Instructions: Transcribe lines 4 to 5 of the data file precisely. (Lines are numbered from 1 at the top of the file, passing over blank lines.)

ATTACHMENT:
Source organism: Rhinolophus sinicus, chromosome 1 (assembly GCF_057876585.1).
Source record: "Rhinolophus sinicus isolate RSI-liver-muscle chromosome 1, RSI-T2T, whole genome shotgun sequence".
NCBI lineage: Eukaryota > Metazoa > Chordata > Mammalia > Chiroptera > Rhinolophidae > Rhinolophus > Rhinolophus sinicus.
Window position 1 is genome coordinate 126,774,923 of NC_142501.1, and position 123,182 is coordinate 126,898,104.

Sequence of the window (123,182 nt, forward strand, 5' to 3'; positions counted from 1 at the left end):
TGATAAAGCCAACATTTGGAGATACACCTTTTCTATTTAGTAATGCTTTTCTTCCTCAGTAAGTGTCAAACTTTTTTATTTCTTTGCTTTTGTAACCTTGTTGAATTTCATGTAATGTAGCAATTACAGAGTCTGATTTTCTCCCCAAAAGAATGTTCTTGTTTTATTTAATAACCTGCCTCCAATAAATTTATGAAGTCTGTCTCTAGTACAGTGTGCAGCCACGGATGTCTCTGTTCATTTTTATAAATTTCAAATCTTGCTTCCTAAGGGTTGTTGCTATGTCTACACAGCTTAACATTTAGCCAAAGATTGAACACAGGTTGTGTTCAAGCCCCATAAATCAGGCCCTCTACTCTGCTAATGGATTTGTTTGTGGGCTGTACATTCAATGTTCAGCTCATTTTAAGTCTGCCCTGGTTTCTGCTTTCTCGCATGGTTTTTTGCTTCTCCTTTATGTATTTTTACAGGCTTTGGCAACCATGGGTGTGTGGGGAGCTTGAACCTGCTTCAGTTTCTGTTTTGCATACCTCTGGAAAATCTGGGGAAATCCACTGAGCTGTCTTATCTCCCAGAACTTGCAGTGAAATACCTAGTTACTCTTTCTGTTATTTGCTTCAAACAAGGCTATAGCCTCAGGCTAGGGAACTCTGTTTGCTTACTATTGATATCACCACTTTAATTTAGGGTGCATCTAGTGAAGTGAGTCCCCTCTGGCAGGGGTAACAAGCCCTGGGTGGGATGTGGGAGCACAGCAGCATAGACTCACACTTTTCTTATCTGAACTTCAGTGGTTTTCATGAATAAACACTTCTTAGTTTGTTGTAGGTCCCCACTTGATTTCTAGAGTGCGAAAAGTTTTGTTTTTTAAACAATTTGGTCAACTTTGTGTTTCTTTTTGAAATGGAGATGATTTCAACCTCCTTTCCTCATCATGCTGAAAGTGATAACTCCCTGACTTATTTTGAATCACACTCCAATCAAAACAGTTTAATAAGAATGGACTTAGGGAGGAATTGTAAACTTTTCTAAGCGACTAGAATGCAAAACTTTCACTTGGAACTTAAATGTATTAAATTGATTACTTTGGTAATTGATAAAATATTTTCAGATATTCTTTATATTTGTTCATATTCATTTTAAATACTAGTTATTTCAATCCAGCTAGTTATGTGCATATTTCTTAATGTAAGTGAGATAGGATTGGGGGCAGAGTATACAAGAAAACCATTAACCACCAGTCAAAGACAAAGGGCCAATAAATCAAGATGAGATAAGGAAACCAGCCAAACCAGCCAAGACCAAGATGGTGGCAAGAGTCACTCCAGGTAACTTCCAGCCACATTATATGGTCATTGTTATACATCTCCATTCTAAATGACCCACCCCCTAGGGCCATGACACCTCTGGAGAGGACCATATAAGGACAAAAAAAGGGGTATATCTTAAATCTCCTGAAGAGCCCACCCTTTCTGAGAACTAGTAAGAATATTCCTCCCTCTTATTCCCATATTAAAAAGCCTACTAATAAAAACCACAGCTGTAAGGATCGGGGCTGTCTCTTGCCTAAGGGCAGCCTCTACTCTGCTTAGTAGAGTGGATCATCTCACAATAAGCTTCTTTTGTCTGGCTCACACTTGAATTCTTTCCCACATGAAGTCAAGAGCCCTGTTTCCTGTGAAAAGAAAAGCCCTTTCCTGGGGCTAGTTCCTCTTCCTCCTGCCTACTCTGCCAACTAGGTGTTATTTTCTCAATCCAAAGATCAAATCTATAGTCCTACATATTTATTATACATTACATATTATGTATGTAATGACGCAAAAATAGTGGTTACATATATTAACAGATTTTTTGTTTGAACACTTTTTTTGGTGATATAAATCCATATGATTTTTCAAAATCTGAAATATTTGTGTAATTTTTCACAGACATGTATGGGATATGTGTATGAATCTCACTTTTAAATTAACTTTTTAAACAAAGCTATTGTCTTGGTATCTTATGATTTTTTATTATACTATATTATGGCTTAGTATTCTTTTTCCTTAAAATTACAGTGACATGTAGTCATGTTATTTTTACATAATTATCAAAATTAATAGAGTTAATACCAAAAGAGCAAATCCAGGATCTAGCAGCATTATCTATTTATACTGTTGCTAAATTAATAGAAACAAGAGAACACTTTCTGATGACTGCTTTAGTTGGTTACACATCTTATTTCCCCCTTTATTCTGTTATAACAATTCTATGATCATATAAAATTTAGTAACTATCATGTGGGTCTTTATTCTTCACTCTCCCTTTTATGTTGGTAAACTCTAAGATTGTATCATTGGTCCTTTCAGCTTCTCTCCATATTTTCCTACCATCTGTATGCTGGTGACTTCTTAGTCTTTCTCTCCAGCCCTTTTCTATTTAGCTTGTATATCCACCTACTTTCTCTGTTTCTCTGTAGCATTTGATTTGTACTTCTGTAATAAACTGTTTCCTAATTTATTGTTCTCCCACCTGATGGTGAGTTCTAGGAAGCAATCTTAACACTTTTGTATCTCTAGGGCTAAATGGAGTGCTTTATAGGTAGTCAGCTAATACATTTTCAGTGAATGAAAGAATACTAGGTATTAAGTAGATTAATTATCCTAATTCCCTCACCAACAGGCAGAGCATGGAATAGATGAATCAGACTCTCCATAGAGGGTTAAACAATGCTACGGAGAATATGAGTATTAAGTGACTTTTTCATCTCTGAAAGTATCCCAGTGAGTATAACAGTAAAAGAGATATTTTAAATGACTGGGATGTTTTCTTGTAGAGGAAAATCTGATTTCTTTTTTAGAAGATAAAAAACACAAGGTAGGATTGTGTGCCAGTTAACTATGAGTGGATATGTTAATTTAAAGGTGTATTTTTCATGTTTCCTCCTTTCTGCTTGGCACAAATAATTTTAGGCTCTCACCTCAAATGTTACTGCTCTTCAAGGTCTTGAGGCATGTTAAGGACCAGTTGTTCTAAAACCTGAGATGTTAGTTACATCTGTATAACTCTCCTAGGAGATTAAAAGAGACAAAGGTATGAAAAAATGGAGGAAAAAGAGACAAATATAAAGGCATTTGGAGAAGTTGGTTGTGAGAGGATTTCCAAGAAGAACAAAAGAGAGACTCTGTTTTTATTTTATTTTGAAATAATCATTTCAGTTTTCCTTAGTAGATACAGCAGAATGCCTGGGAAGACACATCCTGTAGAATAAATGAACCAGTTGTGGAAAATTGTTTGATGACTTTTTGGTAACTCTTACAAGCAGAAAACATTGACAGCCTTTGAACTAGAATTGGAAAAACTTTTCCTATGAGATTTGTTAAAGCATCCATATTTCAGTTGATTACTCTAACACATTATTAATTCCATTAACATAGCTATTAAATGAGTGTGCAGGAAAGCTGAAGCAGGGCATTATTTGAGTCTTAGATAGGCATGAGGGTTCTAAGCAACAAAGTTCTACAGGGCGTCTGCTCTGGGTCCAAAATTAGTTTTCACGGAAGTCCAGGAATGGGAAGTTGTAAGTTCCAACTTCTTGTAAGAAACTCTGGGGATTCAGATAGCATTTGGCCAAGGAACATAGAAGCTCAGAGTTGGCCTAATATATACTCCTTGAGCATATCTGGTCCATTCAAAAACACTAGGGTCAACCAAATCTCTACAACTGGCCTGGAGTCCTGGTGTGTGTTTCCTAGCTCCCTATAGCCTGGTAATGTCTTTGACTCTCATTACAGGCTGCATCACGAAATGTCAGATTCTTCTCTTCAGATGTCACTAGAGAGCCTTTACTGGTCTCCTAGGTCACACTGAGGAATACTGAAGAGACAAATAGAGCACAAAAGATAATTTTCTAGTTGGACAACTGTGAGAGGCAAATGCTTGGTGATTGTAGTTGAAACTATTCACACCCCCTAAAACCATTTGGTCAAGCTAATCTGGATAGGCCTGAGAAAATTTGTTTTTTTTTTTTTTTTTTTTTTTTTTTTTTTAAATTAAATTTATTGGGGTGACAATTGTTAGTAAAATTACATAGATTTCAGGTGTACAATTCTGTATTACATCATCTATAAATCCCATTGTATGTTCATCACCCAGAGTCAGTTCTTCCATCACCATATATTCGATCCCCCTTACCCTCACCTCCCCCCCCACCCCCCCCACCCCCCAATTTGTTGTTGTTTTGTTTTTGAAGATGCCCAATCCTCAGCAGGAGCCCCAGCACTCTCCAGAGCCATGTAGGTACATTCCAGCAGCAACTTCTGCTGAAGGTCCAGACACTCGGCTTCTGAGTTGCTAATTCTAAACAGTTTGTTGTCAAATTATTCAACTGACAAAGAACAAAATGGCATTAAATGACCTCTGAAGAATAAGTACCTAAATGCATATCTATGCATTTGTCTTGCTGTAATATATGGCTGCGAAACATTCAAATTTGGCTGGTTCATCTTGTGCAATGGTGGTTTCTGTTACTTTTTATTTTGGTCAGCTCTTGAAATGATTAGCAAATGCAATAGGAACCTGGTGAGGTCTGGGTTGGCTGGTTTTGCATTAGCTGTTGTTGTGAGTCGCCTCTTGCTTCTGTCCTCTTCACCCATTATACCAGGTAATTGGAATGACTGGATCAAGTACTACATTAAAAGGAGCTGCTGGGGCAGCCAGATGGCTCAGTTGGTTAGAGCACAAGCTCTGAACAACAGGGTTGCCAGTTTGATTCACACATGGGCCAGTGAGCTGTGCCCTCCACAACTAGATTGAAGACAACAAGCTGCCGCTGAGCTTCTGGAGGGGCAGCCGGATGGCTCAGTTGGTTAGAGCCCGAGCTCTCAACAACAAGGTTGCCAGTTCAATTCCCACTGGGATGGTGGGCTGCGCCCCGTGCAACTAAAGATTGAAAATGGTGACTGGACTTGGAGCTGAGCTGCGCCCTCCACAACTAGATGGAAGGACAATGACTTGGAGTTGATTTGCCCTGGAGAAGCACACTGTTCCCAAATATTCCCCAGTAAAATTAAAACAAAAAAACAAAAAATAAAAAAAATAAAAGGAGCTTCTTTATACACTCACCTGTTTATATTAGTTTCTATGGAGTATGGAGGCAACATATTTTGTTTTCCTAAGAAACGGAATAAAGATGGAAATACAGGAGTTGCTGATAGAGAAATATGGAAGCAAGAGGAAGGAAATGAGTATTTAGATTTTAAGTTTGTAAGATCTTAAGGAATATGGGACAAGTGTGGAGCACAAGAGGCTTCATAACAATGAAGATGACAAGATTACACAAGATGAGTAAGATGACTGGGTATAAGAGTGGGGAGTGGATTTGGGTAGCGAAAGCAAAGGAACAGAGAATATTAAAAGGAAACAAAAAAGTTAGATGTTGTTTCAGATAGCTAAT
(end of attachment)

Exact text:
Window position 1 is genome coordinate 126,774,923 of NC_142501.1, and position 123,182 is coordinate 126,898,104.

Sequence of the window (123,182 nt, forward strand, 5' to 3'; positions counted from 1 at the left end):